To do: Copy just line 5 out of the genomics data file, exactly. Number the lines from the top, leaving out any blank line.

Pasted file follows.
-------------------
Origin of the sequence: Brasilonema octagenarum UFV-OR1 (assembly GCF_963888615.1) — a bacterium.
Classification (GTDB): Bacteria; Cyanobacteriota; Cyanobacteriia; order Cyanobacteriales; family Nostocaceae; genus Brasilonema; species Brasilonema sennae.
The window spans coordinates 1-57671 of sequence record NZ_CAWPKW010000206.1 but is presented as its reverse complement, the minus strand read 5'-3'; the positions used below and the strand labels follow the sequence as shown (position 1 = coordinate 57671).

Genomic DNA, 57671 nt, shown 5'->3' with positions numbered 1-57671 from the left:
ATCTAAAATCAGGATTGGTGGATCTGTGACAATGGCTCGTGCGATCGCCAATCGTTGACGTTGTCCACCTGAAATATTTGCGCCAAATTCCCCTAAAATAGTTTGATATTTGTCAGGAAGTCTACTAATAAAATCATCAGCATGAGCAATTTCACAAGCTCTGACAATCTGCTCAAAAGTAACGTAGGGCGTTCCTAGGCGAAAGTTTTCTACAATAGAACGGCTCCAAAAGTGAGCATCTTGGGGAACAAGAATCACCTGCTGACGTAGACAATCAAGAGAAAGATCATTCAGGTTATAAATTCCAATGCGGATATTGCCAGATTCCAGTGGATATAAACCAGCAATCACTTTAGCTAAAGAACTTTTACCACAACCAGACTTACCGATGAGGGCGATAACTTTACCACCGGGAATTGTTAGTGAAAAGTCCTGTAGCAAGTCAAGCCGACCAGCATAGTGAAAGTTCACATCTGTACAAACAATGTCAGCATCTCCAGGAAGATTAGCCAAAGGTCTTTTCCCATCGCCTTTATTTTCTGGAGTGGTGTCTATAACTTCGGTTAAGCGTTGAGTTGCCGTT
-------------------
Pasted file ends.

ATCTAAAATCAGGATTGGTGGATCTGTGACAATGGCTCGTGCGATCGCCAATCGTTGACGTTGTCCACCTGAAATATTTGCGCCAAATTCCCCTAAAATAGTTTGATATTTGTCAGGAAGTCTACTAATAAAATCATCAGCATGAGCAATTTCACAAGCTCTGACAATCTGCTCAAAAGTAACGTAGGGCGTTCCTAGGCGAAAGTTTTCTACAATAGAACGGCTCCAAAAGTGAGCATCTTGGGGAACAAGAATCACCTGCTGACGTAGACAATCAAGAGAAAGATCATTCAGGTTATAAATTCCAATGCGGATATTGCCAGATTCCAGTGGATATAAACCAGCAATCACTTTAGCTAAAGAACTTTTACCACAACCAGACTTACCGATGAGGGCGATAACTTTACCACCGGGAATTGTTAGTGAAAAGTCCTGTAGCAAGTCAAGCCGACCAGCATAGTGAAAGTTCACATCTGTACAAACAATGTCAGCATCTCCAGGAAGATTAGCCAAAGGTCTTTTCCCATCGCCTTTATTTTCTGGAGTGGTGTCTATAACTTCGGTTAAGCGTTGAGTTGCCGTT